Here’s the last of our Lord’s beatitudes. He says that if we are being persecuted for being righteous (Matthew 5:10), we are still on the right track. The kingdom is ours. We’re already in its flow, and we will share in its coming glory (13:43).
Jesus never holds back from telling us we will attract the world’s hatred and violence if we believe he is God’s King. Here, he tells us to endure this with dignity, and joy.
Until now, all the beatitudes have been about what we do. This one is about what happens to us. But it completes the picture Jesus is presenting and promises the same kingdom blessing as the first beatitude.
And this is the only beatitude with some extra encouragement (vv. 11-12). Jesus knows we’ll find the going hard. But he knows we’ll be glad we endured.
If we’ve grown up in a community that’s nice to Christians, we will find it surprising that Jesus refers so often to the trouble we can expect as his followers. We may have been welcomed by unbelievers. Even listened to. Or perhaps just tolerated, or ignored.
But the acceptance of the world is not deep. And it never lasts. People who don’t want God or his Son can see that our way of life comes from somewhere they don’t understand and can’t control. For them, it’s coming from an alien power.
They must find means to silence our voice and shut down our influence. God’s gracious authority has been launched on enemy territory, and we begin to feel the heat!
Because we’ve trusted in Christ and are now enjoying the dynamics of his being King, we can’t help representing him to those around us. So, while we are for peace—as in the previous beatitude, they are for war (Psa. 120:7).
People being nasty to Christians doesn’t just happen. It can only occur by God’s will (1 Pet. 3:17). And there’s good reasons why it needs to be this way. Here’s some help Jesus gives later in this Gospel.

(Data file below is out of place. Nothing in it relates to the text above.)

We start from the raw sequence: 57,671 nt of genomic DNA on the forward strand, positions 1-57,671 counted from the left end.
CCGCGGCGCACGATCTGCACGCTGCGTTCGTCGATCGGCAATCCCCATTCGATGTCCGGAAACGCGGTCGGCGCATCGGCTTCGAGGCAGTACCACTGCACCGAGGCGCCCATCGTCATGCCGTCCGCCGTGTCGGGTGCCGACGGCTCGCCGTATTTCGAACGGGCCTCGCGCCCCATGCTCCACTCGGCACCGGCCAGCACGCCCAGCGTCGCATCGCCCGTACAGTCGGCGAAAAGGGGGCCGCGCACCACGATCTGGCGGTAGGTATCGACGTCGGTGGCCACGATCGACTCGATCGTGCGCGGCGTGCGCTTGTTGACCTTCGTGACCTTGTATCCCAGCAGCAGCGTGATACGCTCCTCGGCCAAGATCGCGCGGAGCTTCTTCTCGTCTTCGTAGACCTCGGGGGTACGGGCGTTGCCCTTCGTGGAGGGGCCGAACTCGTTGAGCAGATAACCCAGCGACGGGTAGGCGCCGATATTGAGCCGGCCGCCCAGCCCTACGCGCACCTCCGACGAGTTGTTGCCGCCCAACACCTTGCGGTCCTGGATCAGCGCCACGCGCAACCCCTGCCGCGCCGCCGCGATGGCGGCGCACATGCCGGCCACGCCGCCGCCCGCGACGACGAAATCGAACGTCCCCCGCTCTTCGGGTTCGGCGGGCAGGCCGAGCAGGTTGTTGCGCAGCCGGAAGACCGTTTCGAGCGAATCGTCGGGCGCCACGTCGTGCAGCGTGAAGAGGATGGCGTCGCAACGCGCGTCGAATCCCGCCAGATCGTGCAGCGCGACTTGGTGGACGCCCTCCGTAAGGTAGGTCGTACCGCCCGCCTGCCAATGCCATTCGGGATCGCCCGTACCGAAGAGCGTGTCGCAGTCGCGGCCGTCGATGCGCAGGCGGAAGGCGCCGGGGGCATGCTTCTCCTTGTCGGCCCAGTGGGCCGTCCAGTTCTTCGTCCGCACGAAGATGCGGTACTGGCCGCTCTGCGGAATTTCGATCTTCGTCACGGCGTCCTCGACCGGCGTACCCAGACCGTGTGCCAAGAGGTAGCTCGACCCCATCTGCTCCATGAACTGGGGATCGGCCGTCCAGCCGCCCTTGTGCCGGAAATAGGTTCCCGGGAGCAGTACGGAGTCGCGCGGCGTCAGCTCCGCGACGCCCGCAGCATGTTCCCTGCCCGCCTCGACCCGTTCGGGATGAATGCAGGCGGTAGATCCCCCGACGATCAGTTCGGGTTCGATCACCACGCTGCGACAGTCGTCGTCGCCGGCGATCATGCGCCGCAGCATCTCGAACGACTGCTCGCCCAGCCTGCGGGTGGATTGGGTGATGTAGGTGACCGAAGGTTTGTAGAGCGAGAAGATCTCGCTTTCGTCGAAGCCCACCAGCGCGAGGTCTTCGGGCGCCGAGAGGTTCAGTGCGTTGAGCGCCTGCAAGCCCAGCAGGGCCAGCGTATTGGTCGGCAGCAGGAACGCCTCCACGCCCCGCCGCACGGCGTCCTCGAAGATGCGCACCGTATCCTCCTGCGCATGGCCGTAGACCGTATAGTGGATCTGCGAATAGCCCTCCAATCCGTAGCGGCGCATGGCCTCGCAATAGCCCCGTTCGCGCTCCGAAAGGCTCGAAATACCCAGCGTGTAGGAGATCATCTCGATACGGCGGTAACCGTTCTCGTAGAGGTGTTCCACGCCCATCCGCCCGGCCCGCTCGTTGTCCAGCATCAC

First, persecution gives us opportunity to demonstrate God’s love to our enemies (5:44).
People who say they don’t believe in God must still live with the fact that he is not far away from them (Acts 17:27-28). He remains to them a distant, threatening or hated thought—whatever they may say.
We need to love these people with the love we are experiencing in God’s kingdom—especially while they are hating and hurting us. This is their best chance to see the truth of what we say. And our witness may be persuasive.
Second, persecution scatters us Christians further afield than we may have otherwise ventured. We suffer, but the kingdom prospers (10:21-23). This is what happens in the early days of the gospel spreading out from Jerusalem (Acts 8:3-4; 11:1-20). `
Third, persecution shows we are one with Jesus in his sufferings (10:25-33). And we are one with him in knowing the intimacy of our Father’s care for us. And if we acknowledge Jesus Christ while we are being abused, Christ promises to welcome us when our time comes to stand before God. This is a great comfort.
Fourth, persecution tests our faith to see if it is real (13:18-23). Jesus knows we can be flippant, emotional or preoccupied. So, he calls on us to really hear the gospel—not treat it as an option. Those who hold on to their faith when it is attacked, grow stronger. Those who are just on a religious picnic fall away.
Fifth, persecutors reveal their own deep hatred of God (23:34-35). They’ve not just been mistaken or misled. They really don’t like God. They’d rather live anywhere without him—and without Christians.
People need to see their own hostility exposed. This is a terrible part of the gospel, but a clear part of what is going on. It may lead to someone realising how much they need Christ. This is what happens to the apostle Paul (Acts 22:6-16).
So, suffering for being a Christian is not something strange. It’s normal, and necessary. Even good.
And Jesus is telling us to be joyful. This is not a feeling that overtakes us. It’s a choice to value what Jesus values. It’s us determining that the lasing treasure of the eternal kingdom is far greater than any temporary truce we may arrange for ourselves on this planet.
Look at how these beatitudes will be fulfilled when the kingdom comes in its fulness.
Everyone will know that everything good has come from Christ. Sorrows will be gone forever. Meekness will control every relationship. Everyone will love how God does things. Everyone will know that they’ve received mercy. And everyone will be good—totally. We’ll be living in and sharing God’s peace—forever. And no-one will oppose any of this.
But we’re not waiting until the kingdom comes. While Christ is Lord and we belong to him, we’re already in its flow. We’re practicing for the final day, walking by faith.
So, congratulations! You and I belong to Christ. Our life is totally different to what it would otherwise be. But we’re on the right track.